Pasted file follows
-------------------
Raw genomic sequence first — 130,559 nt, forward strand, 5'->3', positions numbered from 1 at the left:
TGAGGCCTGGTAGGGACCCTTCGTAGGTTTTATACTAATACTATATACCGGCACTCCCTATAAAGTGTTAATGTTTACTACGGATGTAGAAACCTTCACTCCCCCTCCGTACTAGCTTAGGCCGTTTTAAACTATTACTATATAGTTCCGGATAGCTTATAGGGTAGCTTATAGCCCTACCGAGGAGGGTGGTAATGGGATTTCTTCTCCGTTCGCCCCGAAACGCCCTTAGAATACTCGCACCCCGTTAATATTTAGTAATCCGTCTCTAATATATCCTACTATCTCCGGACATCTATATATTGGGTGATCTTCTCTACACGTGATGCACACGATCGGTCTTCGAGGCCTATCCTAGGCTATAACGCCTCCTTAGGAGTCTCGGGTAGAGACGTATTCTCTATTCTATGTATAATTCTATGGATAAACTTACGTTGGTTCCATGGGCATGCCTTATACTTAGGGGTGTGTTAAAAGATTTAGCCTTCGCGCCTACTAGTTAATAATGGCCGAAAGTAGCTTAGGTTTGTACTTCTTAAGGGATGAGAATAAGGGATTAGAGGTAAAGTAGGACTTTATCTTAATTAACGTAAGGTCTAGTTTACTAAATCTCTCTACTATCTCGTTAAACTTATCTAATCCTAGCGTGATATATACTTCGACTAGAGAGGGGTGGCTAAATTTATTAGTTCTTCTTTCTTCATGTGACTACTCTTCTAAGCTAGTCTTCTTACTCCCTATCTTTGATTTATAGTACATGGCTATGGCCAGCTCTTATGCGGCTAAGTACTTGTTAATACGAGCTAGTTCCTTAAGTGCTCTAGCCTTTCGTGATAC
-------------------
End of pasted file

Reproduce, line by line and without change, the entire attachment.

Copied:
Raw genomic sequence first — 130,559 nt, forward strand, 5'->3', positions numbered from 1 at the left:
TGAGGCCTGGTAGGGACCCTTCGTAGGTTTTATACTAATACTATATACCGGCACTCCCTATAAAGTGTTAATGTTTACTACGGATGTAGAAACCTTCACTCCCCCTCCGTACTAGCTTAGGCCGTTTTAAACTATTACTATATAGTTCCGGATAGCTTATAGGGTAGCTTATAGCCCTACCGAGGAGGGTGGTAATGGGATTTCTTCTCCGTTCGCCCCGAAACGCCCTTAGAATACTCGCACCCCGTTAATATTTAGTAATCCGTCTCTAATATATCCTACTATCTCCGGACATCTATATATTGGGTGATCTTCTCTACACGTGATGCACACGATCGGTCTTCGAGGCCTATCCTAGGCTATAACGCCTCCTTAGGAGTCTCGGGTAGAGACGTATTCTCTATTCTATGTATAATTCTATGGATAAACTTACGTTGGTTCCATGGGCATGCCTTATACTTAGGGGTGTGTTAAAAGATTTAGCCTTCGCGCCTACTAGTTAATAATGGCCGAAAGTAGCTTAGGTTTGTACTTCTTAAGGGATGAGAATAAGGGATTAGAGGTAAAGTAGGACTTTATCTTAATTAACGTAAGGTCTAGTTTACTAAATCTCTCTACTATCTCGTTAAACTTATCTAATCCTAGCGTGATATATACTTCGACTAGAGAGGGGTGGCTAAATTTATTAGTTCTTCTTTCTTCATGTGACTACTCTTCTAAGCTAGTCTTCTTACTCCCTATCTTTGATTTATAGTACATGGCTATGGCCAGCTCTTATGCGGCTAAGTACTTGTTAATACGAGCTAGTTCCTTAAGTGCTCTAGCCTTTCGTGATAC